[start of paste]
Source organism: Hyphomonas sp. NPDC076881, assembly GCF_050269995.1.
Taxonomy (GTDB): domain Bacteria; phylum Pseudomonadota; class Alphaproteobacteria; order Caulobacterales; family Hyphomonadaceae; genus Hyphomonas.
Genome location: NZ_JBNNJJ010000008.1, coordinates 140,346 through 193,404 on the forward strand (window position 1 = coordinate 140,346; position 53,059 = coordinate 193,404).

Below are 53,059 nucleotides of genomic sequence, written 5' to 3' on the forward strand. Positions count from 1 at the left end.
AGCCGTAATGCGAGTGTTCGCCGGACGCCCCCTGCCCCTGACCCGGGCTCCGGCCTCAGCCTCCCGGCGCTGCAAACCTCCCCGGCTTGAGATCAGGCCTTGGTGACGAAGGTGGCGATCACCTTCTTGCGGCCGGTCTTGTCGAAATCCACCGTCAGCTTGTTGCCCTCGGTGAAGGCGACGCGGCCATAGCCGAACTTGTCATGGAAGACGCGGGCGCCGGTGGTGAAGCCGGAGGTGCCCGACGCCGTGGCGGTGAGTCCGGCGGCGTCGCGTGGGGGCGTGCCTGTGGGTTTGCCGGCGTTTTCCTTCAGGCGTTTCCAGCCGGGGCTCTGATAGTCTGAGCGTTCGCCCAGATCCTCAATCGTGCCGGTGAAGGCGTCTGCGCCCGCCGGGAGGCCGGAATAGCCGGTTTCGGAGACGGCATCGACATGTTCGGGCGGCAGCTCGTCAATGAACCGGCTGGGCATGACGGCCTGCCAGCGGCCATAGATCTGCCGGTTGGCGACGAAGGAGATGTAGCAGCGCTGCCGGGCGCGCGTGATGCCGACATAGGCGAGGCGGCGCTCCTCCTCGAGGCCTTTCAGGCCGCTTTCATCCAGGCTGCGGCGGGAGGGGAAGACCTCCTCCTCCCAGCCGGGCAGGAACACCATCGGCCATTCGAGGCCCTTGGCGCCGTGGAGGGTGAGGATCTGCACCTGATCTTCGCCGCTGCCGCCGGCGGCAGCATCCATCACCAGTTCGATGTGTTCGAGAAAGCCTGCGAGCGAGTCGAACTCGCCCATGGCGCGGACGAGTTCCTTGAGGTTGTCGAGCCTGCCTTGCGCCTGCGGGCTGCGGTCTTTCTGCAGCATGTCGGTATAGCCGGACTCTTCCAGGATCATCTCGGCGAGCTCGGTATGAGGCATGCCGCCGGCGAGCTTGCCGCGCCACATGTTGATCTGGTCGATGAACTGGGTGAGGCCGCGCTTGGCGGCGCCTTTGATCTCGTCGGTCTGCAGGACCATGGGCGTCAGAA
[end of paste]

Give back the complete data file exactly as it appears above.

Source organism: Hyphomonas sp. NPDC076881, assembly GCF_050269995.1.
Taxonomy (GTDB): domain Bacteria; phylum Pseudomonadota; class Alphaproteobacteria; order Caulobacterales; family Hyphomonadaceae; genus Hyphomonas.
Genome location: NZ_JBNNJJ010000008.1, coordinates 140,346 through 193,404 on the forward strand (window position 1 = coordinate 140,346; position 53,059 = coordinate 193,404).

Below are 53,059 nucleotides of genomic sequence, written 5' to 3' on the forward strand. Positions count from 1 at the left end.
AGCCGTAATGCGAGTGTTCGCCGGACGCCCCCTGCCCCTGACCCGGGCTCCGGCCTCAGCCTCCCGGCGCTGCAAACCTCCCCGGCTTGAGATCAGGCCTTGGTGACGAAGGTGGCGATCACCTTCTTGCGGCCGGTCTTGTCGAAATCCACCGTCAGCTTGTTGCCCTCGGTGAAGGCGACGCGGCCATAGCCGAACTTGTCATGGAAGACGCGGGCGCCGGTGGTGAAGCCGGAGGTGCCCGACGCCGTGGCGGTGAGTCCGGCGGCGTCGCGTGGGGGCGTGCCTGTGGGTTTGCCGGCGTTTTCCTTCAGGCGTTTCCAGCCGGGGCTCTGATAGTCTGAGCGTTCGCCCAGATCCTCAATCGTGCCGGTGAAGGCGTCTGCGCCCGCCGGGAGGCCGGAATAGCCGGTTTCGGAGACGGCATCGACATGTTCGGGCGGCAGCTCGTCAATGAACCGGCTGGGCATGACGGCCTGCCAGCGGCCATAGATCTGCCGGTTGGCGACGAAGGAGATGTAGCAGCGCTGCCGGGCGCGCGTGATGCCGACATAGGCGAGGCGGCGCTCCTCCTCGAGGCCTTTCAGGCCGCTTTCATCCAGGCTGCGGCGGGAGGGGAAGACCTCCTCCTCCCAGCCGGGCAGGAACACCATCGGCCATTCGAGGCCCTTGGCGCCGTGGAGGGTGAGGATCTGCACCTGATCTTCGCCGCTGCCGCCGGCGGCAGCATCCATCACCAGTTCGATGTGTTCGAGAAAGCCTGCGAGCGAGTCGAACTCGCCCATGGCGCGGACGAGTTCCTTGAGGTTGTCGAGCCTGCCTTGCGCCTGCGGGCTGCGGTCTTTCTGCAGCATGTCGGTATAGCCGGACTCTTCCAGGATCATCTCGGCGAGCTCGGTATGAGGCATGCCGCCGGCGAGCTTGCCGCGCCACATGTTGATCTGGTCGATGAACTGGGTGAGGCCGCGCTTGGCGGCGCCTTTGATCTCGTCGGTCTGCAGGACCATGGGCGTCAGAA